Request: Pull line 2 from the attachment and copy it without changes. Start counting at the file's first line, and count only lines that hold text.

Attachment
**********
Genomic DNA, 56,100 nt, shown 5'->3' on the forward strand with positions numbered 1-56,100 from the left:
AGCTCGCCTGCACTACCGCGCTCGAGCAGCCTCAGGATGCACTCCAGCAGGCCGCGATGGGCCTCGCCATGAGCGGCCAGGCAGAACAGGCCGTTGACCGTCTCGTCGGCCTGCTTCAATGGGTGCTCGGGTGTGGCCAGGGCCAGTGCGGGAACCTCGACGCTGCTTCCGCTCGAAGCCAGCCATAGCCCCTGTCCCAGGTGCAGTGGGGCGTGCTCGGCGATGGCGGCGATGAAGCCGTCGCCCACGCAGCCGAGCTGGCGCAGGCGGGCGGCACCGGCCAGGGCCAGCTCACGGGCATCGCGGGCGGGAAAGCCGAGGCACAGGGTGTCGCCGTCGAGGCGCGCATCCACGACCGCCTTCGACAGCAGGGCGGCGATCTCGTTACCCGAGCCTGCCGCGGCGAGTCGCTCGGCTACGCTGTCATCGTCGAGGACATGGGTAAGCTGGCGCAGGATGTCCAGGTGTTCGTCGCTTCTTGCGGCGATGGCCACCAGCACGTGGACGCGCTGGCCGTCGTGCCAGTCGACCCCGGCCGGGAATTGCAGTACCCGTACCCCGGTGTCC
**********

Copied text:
AGCTCGCCTGCACTACCGCGCTCGAGCAGCCTCAGGATGCACTCCAGCAGGCCGCGATGGGCCTCGCCATGAGCGGCCAGGCAGAACAGGCCGTTGACCGTCTCGTCGGCCTGCTTCAATGGGTGCTCGGGTGTGGCCAGGGCCAGTGCGGGAACCTCGACGCTGCTTCCGCTCGAAGCCAGCCATAGCCCCTGTCCCAGGTGCAGTGGGGCGTGCTCGGCGATGGCGGCGATGAAGCCGTCGCCCACGCAGCCGAGCTGGCGCAGGCGGGCGGCACCGGCCAGGGCCAGCTCACGGGCATCGCGGGCGGGAAAGCCGAGGCACAGGGTGTCGCCGTCGAGGCGCGCATCCACGACCGCCTTCGACAGCAGGGCGGCGATCTCGTTACCCGAGCCTGCCGCGGCGAGTCGCTCGGCTACGCTGTCATCGTCGAGGACATGGGTAAGCTGGCGCAGGATGTCCAGGTGTTCGTCGCTTCTTGCGGCGATGGCCACCAGCACGTGGACGCGCTGGCCGTCGTGCCAGTCGACCCCGGCCGGGAATTGCAGTACCCGTACCCCGGTGTCC